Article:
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Upstairs Neighbours baby crying??

(29 Posts)
jellyfish1979 Mon 09-Nov-15 16:28:26

Hello all,

I recently moved into a block of flats 3 months ago with seemingly thin floorboards! My upstairs neighbours often have raised voices and their baby (I think around 1 year old mark) cries a lot through the day. I've never actually seen them, but I've seen their buggy so estimating the age here.

My question is, should I be concerned for the child, or is crying regularly though the day quite normal? I am in my early 20s, but have nannied for a 1 year old who only cried every so often, often when she was sick/teething. I don't know if I'm being over cautious here, but the sound of a baby crying for more than 10 minutes a few times a day distresses me!

Any thoughts/advice would be great!

tma1968 Mon 16-Nov-15 00:07:50

Wen a friend of mine was concerned about a neighbour's child she made a anonymous call to social services voicing her concerns just explaining that there was nothing specific more just a feeling of concern. Someone went around and offered support as the mum was alone in the area and had young twins. They helped her.

Euripidesralph Mon 16-Nov-15 00:16:46

I think you need to perhaps think about this... Whilst I would be the first to say ring ss if there is a need, could you at least try to meet the couple or mum first, get a lay of the land

Whilst what you hear could be concerning on the flip side , the baby could have a difficult medical condition that causes them to cry but is being responded to ,, my ds1 had terrible reflux and (granted not all day) would be crying even whilst cuddled up to me and being looked after

Again raising voices not great but unless you are hearing dv I would at least try to make contact first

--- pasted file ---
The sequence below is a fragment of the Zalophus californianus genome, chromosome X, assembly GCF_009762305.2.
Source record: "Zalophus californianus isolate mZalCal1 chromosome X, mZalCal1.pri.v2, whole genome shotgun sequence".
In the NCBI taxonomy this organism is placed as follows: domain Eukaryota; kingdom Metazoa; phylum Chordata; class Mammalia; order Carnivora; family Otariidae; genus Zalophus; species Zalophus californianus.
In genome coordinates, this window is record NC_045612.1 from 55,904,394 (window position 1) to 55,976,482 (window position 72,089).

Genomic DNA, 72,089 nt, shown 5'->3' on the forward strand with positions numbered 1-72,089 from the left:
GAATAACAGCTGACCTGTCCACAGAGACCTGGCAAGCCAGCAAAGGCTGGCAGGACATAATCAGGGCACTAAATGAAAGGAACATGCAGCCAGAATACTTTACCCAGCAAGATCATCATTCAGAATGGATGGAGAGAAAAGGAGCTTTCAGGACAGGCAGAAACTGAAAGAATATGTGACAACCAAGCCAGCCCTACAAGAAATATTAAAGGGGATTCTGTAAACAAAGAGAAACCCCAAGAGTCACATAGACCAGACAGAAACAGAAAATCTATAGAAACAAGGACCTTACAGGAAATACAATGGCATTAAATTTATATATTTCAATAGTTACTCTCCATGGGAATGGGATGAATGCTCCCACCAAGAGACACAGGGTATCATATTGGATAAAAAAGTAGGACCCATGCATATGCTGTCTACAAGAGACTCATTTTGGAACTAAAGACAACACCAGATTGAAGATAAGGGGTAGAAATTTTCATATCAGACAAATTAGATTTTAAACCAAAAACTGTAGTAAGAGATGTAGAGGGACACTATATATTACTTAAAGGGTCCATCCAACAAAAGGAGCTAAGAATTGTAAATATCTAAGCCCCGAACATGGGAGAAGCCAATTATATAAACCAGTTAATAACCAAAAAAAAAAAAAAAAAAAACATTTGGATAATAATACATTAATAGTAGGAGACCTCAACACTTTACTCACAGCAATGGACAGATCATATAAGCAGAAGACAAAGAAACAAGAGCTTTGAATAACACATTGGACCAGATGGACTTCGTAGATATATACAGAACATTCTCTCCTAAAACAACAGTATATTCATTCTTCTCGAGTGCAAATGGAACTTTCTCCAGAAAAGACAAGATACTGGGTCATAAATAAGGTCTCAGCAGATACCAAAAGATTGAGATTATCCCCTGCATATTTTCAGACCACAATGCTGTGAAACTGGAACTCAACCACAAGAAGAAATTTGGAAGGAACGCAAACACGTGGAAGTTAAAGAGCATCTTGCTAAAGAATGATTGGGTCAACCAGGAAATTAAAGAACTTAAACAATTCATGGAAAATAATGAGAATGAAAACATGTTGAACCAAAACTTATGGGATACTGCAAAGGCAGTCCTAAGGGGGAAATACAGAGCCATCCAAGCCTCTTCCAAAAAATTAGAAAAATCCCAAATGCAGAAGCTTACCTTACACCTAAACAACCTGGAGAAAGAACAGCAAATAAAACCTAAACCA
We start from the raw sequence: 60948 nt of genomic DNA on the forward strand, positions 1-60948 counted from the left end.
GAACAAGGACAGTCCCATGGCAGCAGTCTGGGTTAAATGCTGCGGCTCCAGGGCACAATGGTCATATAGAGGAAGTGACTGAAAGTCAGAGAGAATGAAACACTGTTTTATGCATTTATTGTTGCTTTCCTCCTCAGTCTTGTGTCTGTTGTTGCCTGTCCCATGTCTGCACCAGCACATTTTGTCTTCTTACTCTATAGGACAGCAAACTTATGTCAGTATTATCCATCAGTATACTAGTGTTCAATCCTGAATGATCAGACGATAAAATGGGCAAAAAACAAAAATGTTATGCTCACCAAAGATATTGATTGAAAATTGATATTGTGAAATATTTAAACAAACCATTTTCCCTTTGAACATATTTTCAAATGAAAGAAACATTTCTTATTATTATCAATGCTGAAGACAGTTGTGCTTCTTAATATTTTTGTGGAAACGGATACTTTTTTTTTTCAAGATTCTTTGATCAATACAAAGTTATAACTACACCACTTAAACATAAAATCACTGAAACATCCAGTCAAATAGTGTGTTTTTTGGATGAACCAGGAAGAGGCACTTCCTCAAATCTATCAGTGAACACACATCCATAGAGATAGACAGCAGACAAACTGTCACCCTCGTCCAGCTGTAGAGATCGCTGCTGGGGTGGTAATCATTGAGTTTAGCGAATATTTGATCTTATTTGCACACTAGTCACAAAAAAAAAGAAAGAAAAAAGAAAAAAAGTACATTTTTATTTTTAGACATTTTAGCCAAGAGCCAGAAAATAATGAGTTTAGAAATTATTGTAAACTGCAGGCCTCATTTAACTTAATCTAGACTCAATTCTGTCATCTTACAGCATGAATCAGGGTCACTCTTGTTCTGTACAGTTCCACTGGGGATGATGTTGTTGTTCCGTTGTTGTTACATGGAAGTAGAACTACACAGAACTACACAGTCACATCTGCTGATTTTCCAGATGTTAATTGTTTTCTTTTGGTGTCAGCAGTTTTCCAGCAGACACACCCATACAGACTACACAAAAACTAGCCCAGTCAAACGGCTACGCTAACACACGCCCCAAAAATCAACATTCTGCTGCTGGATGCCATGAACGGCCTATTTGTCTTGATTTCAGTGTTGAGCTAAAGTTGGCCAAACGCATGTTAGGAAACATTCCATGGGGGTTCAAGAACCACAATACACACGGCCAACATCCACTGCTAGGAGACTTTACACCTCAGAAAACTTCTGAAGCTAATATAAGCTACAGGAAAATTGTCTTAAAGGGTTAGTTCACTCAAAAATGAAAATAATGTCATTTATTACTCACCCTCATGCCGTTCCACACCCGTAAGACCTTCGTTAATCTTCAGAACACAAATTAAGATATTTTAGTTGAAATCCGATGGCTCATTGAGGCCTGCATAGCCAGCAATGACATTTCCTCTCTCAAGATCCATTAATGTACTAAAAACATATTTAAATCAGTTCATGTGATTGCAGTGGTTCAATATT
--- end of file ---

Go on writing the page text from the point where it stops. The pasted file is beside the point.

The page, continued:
If anything is dodgy then ring ss but I doubt they would do a lot based on this and I will say there isn't definitive proof of an issues yet

ConstanceMarkYaBitch Mon 16-Nov-15 00:21:42

If you rang social services to tell them your neighbours baby cries sometimes vthey would tell you to sod off and stop wasting their time. Babies cry, often for more than ten mins and more than once a day.
And you can't guess a babies age from their pram.

Cleansheetsandbedding Mon 16-Nov-15 00:25:00

It must sound really distressing, there is nothing worse then hearing an distraught baby cry.

What is your gut telling you?

jellyfish1979 Mon 16-Nov-15 08:44:16

Hi all,

Thanks for all your replies, this is exactly what I was looking for.

I certainly don't want to 'waste SS's time' but equally wouldn't forgive myself if there was something wrong and I didn't do anything about it despite noticing. I don't know if there is anything that serves as definitive proof, it is just a gut instinct. I think for a lot of people a neighbour's baby constantly crying would get on their nerves...but it brings out a maternal instinct in me where I just want to hold that baby!!

The main concern I have is that I can hear quite clearly their arguments (although I can't understand as they aren't speaking in English) and can hear the little one cry for a long period of time. What I don't hear is any comforting.

I know some babies get sick/have additional developmental issues which may cause this, which is why I wanted to find out the 'norm'. I would love to go up there and talk to them but I'm afraid they would take the same stance as 'ConstanceMarkYaBitch' and tell me to 'sod off', being a student in my early 20's who most likely doesn't know much.

@ 'ConstanceMarkYaBitch' Thankyou for your help. I know babies cry, I just know from my experience looking after little ones they don't often cry so regularly and unattended. If you know buggys you can tell the difference between a newborn carrier and that of a 2/3 year old (I would have heard he/her talking if so I would expect)...as I say just an estimation for a bit of context!

ConstanceMarkYaBitch Mon 16-Nov-15 10:22:22